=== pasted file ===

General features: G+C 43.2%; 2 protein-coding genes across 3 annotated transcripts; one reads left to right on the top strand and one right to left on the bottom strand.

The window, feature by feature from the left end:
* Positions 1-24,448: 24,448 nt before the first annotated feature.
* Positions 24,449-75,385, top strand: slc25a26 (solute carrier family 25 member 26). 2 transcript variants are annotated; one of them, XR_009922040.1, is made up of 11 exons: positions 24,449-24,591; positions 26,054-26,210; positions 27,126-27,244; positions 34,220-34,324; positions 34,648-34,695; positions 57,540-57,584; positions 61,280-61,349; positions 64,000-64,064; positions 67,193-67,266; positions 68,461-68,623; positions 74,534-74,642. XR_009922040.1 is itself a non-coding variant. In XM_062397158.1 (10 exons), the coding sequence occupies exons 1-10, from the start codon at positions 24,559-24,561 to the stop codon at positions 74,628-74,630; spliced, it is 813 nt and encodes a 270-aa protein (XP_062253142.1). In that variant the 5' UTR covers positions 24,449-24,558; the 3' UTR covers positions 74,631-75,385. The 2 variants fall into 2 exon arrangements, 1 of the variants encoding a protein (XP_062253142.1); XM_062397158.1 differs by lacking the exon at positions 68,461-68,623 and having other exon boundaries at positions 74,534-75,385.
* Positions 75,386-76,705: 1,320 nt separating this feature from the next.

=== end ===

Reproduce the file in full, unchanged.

General features: G+C 43.2%; 2 protein-coding genes across 3 annotated transcripts; one reads left to right on the top strand and one right to left on the bottom strand.

The window, feature by feature from the left end:
* Positions 1-24,448: 24,448 nt before the first annotated feature.
* Positions 24,449-75,385, top strand: slc25a26 (solute carrier family 25 member 26). 2 transcript variants are annotated; one of them, XR_009922040.1, is made up of 11 exons: positions 24,449-24,591; positions 26,054-26,210; positions 27,126-27,244; positions 34,220-34,324; positions 34,648-34,695; positions 57,540-57,584; positions 61,280-61,349; positions 64,000-64,064; positions 67,193-67,266; positions 68,461-68,623; positions 74,534-74,642. XR_009922040.1 is itself a non-coding variant. In XM_062397158.1 (10 exons), the coding sequence occupies exons 1-10, from the start codon at positions 24,559-24,561 to the stop codon at positions 74,628-74,630; spliced, it is 813 nt and encodes a 270-aa protein (XP_062253142.1). In that variant the 5' UTR covers positions 24,449-24,558; the 3' UTR covers positions 74,631-75,385. The 2 variants fall into 2 exon arrangements, 1 of the variants encoding a protein (XP_062253142.1); XM_062397158.1 differs by lacking the exon at positions 68,461-68,623 and having other exon boundaries at positions 74,534-75,385.
* Positions 75,386-76,705: 1,320 nt separating this feature from the next.